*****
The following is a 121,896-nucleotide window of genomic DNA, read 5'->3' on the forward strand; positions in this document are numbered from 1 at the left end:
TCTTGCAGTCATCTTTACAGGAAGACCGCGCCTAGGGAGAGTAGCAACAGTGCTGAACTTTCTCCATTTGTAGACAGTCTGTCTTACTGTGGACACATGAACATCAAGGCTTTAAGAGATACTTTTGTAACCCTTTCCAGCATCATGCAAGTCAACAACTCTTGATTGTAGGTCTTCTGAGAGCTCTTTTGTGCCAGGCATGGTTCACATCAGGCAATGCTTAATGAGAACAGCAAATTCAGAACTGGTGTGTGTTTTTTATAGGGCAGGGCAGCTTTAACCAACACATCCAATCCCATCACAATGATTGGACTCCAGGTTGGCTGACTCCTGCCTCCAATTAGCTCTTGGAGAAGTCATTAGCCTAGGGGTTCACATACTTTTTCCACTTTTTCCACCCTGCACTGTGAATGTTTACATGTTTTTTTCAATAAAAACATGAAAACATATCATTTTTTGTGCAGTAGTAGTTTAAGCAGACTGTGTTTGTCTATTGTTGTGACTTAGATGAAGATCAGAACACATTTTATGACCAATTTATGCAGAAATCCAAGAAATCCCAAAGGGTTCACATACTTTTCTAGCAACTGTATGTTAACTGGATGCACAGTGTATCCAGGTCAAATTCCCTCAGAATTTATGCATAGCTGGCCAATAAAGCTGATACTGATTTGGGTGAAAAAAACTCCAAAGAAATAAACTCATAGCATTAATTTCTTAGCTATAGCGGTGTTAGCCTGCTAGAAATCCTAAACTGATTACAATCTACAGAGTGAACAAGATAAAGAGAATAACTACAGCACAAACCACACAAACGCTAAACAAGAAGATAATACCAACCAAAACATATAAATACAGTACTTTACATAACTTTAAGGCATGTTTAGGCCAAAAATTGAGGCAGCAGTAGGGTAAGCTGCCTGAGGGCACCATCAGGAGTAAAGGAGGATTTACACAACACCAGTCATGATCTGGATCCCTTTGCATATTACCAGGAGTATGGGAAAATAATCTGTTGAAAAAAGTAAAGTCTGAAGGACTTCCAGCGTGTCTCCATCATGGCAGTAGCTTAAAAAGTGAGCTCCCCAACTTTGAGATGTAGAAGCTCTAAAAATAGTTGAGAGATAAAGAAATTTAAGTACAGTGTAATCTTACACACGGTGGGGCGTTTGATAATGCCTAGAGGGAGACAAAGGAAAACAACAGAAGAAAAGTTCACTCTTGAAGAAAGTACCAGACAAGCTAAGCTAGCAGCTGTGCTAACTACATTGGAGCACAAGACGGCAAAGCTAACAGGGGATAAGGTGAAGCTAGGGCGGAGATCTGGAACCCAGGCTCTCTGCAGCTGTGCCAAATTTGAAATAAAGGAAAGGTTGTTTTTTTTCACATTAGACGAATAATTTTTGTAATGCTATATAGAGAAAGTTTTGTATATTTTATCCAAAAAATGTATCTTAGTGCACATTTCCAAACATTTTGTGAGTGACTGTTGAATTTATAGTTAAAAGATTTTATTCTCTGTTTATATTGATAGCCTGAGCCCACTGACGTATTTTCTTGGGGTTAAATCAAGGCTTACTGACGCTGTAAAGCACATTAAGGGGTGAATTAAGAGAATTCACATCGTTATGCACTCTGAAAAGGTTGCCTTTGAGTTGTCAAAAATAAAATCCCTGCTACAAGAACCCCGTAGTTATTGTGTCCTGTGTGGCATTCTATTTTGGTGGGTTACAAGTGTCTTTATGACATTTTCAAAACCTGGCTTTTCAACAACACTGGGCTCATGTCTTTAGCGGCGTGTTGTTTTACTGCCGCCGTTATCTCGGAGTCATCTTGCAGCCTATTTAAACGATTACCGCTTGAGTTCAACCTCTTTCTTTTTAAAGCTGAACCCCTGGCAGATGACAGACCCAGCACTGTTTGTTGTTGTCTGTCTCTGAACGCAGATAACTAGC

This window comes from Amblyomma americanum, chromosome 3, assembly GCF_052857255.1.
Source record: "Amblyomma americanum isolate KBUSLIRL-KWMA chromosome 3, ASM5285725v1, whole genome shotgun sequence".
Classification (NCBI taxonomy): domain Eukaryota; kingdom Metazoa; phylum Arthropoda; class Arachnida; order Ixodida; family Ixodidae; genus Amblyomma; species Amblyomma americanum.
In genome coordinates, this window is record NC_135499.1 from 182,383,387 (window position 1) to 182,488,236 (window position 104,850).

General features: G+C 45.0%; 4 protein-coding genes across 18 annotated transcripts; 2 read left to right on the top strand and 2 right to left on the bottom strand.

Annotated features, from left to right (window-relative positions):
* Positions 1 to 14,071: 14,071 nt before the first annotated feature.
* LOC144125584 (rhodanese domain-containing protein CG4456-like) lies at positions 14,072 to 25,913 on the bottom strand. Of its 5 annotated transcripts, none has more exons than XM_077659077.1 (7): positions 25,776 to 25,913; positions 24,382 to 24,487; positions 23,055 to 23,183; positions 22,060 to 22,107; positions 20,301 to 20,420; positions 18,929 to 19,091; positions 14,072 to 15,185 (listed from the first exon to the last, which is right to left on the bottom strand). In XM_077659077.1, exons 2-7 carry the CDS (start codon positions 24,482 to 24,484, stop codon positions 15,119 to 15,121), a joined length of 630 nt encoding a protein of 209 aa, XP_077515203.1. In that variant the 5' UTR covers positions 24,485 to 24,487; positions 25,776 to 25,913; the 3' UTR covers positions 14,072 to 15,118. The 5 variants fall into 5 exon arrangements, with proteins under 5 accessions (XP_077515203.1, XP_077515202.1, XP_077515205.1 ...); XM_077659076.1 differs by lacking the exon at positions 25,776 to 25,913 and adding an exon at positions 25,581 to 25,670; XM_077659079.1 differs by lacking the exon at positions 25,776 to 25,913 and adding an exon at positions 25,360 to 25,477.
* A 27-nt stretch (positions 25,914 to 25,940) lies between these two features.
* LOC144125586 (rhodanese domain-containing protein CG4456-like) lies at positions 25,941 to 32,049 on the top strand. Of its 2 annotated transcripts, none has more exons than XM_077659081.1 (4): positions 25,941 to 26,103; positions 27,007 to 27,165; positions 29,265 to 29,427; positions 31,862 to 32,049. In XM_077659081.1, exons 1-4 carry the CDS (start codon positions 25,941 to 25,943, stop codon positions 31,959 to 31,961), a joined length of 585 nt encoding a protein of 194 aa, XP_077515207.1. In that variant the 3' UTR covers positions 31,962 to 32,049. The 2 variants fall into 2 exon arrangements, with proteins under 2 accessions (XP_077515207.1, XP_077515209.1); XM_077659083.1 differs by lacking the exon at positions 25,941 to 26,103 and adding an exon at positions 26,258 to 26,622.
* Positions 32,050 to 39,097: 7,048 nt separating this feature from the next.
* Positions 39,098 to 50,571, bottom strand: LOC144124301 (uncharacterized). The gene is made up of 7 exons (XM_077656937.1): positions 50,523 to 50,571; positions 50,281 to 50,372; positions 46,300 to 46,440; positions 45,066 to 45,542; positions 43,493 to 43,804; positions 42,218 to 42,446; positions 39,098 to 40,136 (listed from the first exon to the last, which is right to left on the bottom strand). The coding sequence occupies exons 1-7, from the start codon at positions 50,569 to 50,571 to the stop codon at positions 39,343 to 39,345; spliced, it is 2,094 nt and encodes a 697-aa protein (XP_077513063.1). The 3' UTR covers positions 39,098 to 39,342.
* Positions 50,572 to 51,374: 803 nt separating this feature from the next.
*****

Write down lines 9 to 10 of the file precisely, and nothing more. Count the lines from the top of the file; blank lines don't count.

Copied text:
* Positions 1 to 14,071: 14,071 nt before the first annotated feature.
* LOC144125584 (rhodanese domain-containing protein CG4456-like) lies at positions 14,072 to 25,913 on the bottom strand. Of its 5 annotated transcripts, none has more exons than XM_077659077.1 (7): positions 25,776 to 25,913; positions 24,382 to 24,487; positions 23,055 to 23,183; positions 22,060 to 22,107; positions 20,301 to 20,420; positions 18,929 to 19,091; positions 14,072 to 15,185 (listed from the first exon to the last, which is right to left on the bottom strand). In XM_077659077.1, exons 2-7 carry the CDS (start codon positions 24,482 to 24,484, stop codon positions 15,119 to 15,121), a joined length of 630 nt encoding a protein of 209 aa, XP_077515203.1. In that variant the 5' UTR covers positions 24,485 to 24,487; positions 25,776 to 25,913; the 3' UTR covers positions 14,072 to 15,118. The 5 variants fall into 5 exon arrangements, with proteins under 5 accessions (XP_077515203.1, XP_077515202.1, XP_077515205.1 ...); XM_077659076.1 differs by lacking the exon at positions 25,776 to 25,913 and adding an exon at positions 25,581 to 25,670; XM_077659079.1 differs by lacking the exon at positions 25,776 to 25,913 and adding an exon at positions 25,360 to 25,477.